Although Gertrude Stein's triptych of novellas, Three Lives, was always my favorite of her books, I'm not writing here about that cheerfully subversive first work of fiction, with its precocious attention to the intertwining questions of race and class that so absorb us now. Instead I have in mind three works published during the decade before I started researching my first biography, The Peabody Sisters, which ultimately claimed twenty years of my adult working life. Looking back, I can see how these three booksDiane Johnson's Lesser Lives (1972), Bernard Malamud's Dubin's Lives (1979), and Phyllis Rose's Parallel Lives (1983)each with its own seductive appeal for a would-be life-writer, steered me toward that Odyssian voyage; two of them made excellent traveling companions.
I didn't read them in chronological order. Just out of college in the late '70s (two and a half years at Bennington, two and a half at Harvardyes, I can do the math!) and beginning a friendship with the late great biographer Justin Kaplan, whose generosity to young writers is legendary, I was drawn to Malamud's fictional portrayal of a famous biographer, William Dubin, perhaps modeled on Kaplan in a few respects, and set on a campus not unlike Bennington, where Malamud taught in his later years. Dubin's Lives has something in common with Malamud's earlier campus novel, A New Life, which Cynthia Ozick described in a recent essay in the New York Times Book Review as "one of those rare transfiguring American novels that turn wishing into destiny." As in A New Life, the richly observed country setting and elegiac tone distinguish this late-life book from other Malamud novels and stories; William Dubin's "wishing" centers not on advancement toward tenure within the academy, but on mastering the life of D.H. Lawrence in a biography he hopes will meet even greater success than his first prize-winning life of Thoreau. Here's how Dubin talks to himself about his project:
He had more new material than anyone in recent years and felt he could do a more subtle portrait of the man than had previously appeared. That was the true battle ground for the biographer: the vast available documentation versus the intuition and limited experience of Wm. B. Dubin, formerly of Newark, New Jersey.
Aside from Dubin's dedication to his subject, his adherence to a vocational path already well-worn by previous masters, and his casually ironic questioning of the whole endeavor (I hadn't yet committed to writing a biography of my own), I also envied most aspects of his daily existence: a many-windowed study in a large house, the freedom to work there undisturbed every day, a wife who fixed him lunch and wrote checks for the "cleaning person." Never mind that the "cleaning person" turns out to be Fanny Bick, a distractingly beautiful dropout from the college who will test Dubin's fidelity to his marriage and cause him to wonder "whether he had responded to [Fanny] as his usual self or as one presently steeped in Lawrence's sexual theories, odd as they were." I could see "several million" ways in which Dubin's life would never be mine, and I was enough of a feminist (in fact very much of one) to find the direction of the plot mildly revolting. But I still read the book and enjoyed it the way I did John Updike's Rabbit novelsa counterfeit's pleasure in stealing into the mind of the other. I wasn't yet writing, but I was reading like a biographer.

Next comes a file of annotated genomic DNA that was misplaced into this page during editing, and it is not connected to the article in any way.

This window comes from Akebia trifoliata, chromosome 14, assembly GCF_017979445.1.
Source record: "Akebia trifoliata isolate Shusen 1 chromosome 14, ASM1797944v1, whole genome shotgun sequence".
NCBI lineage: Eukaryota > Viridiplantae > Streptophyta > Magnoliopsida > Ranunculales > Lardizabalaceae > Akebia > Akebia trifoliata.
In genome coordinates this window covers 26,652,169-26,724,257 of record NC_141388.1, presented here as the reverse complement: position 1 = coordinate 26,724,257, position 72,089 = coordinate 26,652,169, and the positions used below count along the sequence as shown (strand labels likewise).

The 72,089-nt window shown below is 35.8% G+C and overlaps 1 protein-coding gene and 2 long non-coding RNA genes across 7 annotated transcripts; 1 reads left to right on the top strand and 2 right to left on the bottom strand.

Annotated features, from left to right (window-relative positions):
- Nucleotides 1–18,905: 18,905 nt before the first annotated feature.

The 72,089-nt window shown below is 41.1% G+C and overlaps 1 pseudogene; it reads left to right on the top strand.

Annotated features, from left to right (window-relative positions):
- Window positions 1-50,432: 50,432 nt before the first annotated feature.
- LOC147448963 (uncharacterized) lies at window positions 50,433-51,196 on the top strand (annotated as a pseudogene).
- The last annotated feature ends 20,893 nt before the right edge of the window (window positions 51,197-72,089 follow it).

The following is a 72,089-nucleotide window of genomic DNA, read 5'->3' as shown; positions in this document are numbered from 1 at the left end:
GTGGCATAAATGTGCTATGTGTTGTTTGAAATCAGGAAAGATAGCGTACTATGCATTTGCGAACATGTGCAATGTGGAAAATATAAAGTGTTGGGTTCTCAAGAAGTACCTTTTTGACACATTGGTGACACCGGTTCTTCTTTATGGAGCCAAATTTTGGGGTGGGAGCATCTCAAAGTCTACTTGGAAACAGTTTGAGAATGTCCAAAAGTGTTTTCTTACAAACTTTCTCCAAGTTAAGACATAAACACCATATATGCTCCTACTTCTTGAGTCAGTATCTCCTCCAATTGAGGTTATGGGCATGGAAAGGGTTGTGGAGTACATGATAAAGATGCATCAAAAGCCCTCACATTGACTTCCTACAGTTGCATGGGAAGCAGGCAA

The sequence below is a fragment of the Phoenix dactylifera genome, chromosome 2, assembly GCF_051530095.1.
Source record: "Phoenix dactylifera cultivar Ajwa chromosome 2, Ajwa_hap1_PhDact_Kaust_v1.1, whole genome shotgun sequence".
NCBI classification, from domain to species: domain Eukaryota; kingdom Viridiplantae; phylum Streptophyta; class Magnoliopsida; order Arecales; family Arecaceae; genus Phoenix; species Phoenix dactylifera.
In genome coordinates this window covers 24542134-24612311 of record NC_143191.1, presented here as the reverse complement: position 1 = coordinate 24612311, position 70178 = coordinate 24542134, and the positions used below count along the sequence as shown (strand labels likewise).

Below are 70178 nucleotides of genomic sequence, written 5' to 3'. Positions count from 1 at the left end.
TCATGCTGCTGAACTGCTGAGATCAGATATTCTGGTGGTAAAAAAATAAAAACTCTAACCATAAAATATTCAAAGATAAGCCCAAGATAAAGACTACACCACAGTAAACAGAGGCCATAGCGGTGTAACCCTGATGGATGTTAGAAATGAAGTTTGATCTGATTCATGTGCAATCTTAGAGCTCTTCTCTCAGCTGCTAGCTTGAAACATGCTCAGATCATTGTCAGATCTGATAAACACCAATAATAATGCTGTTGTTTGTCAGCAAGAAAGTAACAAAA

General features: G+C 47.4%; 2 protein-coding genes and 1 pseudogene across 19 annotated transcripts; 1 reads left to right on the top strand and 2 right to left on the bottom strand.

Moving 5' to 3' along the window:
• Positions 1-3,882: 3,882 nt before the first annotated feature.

It took Phyllis Rose's Parallel Lives: Five Victorian Marriages to teach me some lessons about the varieties of marital experience that were more useful than those offered by Bernard Malamud, and to broaden my sense of what a biographical work could do. It was not by chance that within a year of reading the book I had successfully pitched my own project on three nineteenth-century New England sisters, two of whom had made famous marriages (Sophia Peabody and Nathaniel Hawthorne, Mary Peabody and Horace Mann), and signed a book contractpromising delivery in three years. Rose's book traces the liaisons of Jane Welsh and Thomas Carlyle, Effie Gray and John Ruskin, George Eliot and Henry Lewes, Catherine Hogarth and Charles Dickens, Harriet Taylor and John Stuart Mill. But more than any of the real-life characters in the book (except perhaps Marian Evans, aka George Eliot), I admired Phyllis Rose and her very different style of biographical daring.